Federal Reserve Chair Jerome Powell and his entire team should be cognizant of the fact that rents have been declining for many months. Despite this, Powell has been examining laggard data that persistently appears inflated.
The latest CoreLogic report adds to the mounting evidence of leading rental market indicators showing rent inflation has been cooling for the ninth consecutive month in January, as the yearly growth rate slid to the lowest point since 2021.
Single-family homes across the US experienced a 5.7% increase in value compared to the previous year. Each of the 20 major metropolitan regions monitored by CoreLogic saw annual rent growth in the single-digit range for the first time since the end of 2020.
Despite the high-frequency rent data from CoreLogic and other research firms indicating a clear deceleration, this slowdown has not yet been reflected in the Fed’s consumer-price data due to delays in the calculation process.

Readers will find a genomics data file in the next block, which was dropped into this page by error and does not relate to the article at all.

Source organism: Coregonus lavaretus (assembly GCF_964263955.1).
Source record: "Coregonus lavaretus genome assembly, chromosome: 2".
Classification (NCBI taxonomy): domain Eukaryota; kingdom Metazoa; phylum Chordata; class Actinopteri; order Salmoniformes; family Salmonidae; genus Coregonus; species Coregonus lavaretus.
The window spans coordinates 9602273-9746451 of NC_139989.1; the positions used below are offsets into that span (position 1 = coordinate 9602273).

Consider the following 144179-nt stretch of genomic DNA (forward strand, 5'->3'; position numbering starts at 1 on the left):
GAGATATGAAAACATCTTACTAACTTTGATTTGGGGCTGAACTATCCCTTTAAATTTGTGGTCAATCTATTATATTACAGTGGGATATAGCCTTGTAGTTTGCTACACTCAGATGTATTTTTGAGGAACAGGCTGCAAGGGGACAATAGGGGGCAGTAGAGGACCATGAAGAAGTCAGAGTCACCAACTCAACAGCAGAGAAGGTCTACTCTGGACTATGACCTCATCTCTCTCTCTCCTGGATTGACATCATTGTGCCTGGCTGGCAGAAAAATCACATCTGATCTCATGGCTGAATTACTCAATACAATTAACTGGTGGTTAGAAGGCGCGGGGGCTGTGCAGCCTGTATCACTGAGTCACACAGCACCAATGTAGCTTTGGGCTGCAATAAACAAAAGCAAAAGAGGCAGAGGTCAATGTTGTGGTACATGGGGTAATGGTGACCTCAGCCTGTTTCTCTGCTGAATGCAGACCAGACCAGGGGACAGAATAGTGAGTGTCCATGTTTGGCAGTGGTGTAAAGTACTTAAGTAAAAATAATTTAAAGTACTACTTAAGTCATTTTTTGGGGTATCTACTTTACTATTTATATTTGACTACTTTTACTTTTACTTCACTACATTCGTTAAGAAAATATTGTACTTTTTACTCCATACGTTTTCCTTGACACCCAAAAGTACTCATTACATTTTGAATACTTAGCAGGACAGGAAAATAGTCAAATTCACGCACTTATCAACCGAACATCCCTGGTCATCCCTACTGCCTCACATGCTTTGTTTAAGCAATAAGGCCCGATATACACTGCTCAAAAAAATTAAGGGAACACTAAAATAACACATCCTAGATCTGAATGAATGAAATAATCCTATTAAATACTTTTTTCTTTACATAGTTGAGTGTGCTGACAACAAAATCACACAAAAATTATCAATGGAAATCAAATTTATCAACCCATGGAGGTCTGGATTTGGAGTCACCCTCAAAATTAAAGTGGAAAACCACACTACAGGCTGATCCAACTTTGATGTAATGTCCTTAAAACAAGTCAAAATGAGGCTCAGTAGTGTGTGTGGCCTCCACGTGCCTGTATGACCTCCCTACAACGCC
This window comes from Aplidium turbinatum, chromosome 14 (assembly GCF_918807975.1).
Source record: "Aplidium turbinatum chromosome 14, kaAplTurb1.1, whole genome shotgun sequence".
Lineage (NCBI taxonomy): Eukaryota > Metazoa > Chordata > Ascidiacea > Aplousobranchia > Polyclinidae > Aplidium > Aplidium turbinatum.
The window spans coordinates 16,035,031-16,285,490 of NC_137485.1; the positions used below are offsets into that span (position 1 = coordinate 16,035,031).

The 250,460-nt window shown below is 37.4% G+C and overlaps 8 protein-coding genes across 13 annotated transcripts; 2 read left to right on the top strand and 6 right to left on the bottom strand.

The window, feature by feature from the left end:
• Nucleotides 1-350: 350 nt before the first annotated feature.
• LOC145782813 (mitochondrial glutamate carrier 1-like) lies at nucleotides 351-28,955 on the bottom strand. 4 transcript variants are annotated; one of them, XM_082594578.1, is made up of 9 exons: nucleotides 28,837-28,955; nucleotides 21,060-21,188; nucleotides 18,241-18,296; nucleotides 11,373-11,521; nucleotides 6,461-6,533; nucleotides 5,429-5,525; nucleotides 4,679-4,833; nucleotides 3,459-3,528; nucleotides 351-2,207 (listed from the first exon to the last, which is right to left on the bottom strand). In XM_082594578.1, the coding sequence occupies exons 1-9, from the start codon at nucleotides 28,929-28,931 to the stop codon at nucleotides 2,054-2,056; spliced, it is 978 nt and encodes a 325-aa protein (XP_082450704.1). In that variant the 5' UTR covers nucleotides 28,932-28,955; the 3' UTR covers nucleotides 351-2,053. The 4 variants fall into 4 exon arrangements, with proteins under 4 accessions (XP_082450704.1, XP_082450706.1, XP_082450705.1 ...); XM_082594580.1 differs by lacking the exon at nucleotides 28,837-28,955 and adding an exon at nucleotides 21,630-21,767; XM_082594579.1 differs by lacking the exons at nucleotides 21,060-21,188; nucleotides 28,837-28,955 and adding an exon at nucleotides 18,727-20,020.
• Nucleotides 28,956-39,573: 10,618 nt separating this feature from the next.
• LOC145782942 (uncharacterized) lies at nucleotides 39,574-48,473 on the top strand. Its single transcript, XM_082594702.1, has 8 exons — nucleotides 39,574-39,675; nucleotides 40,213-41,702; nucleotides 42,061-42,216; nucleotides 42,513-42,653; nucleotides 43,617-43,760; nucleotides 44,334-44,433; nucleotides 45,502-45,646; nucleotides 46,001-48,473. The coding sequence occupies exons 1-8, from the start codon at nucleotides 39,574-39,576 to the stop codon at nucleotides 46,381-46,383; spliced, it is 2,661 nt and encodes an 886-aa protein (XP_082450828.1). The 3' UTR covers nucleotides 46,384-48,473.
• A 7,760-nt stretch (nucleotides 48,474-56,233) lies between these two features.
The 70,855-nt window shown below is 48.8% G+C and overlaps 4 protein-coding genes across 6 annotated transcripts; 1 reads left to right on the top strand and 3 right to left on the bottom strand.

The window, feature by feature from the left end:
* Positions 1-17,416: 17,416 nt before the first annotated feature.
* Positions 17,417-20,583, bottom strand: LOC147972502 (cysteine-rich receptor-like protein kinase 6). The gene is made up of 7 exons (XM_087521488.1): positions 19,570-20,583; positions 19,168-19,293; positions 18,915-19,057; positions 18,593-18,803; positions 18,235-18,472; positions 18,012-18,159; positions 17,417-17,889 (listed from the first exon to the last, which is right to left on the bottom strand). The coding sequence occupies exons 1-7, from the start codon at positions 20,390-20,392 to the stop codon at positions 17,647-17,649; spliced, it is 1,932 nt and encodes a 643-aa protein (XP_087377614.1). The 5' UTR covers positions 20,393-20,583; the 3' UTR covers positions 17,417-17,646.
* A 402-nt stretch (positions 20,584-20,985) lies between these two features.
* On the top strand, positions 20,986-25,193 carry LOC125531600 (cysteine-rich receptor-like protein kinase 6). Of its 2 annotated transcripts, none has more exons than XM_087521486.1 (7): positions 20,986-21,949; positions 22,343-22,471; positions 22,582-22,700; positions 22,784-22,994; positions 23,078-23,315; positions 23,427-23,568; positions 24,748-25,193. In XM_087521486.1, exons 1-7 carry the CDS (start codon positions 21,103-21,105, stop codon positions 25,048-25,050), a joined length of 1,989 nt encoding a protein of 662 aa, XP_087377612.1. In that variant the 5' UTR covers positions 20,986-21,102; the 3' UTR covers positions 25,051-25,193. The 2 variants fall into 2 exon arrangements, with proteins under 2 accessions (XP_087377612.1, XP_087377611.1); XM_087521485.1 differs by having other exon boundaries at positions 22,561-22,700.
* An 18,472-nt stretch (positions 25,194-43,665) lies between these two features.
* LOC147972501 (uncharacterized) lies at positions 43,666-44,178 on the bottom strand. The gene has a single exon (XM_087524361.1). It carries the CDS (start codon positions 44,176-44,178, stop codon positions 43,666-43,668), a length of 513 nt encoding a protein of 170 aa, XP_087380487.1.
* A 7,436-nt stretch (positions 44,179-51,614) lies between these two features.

Back in September, when looking at various leading rental market indicators, we reported that “Manhattan Apartment Rents Finally “Plateau” After Red-Hot Summer” a trend reversal that was also observed at the national level as we observed in “Nationwide Rents Drop For First Time In Two Years.” With rents peaking in August, two months later, the rental drop accelerated, as we discussed in “Just Tumbled The Most On Record As Economy Craters.”
Last month we penned a note, “Apartment Rents Slide Across All US Cities Amid “Crush” Of New Supply,” but outlined the Fed’s shelter inflation data is well behind the curve (as usual).
The good news is that with a long delay, the coming supply of new apartments – especially in places where housing inventory remains unusually low to the benefit of home sellers – will give renters more choices, making it not only more difficult for landlords to hike rents at rates seen last year.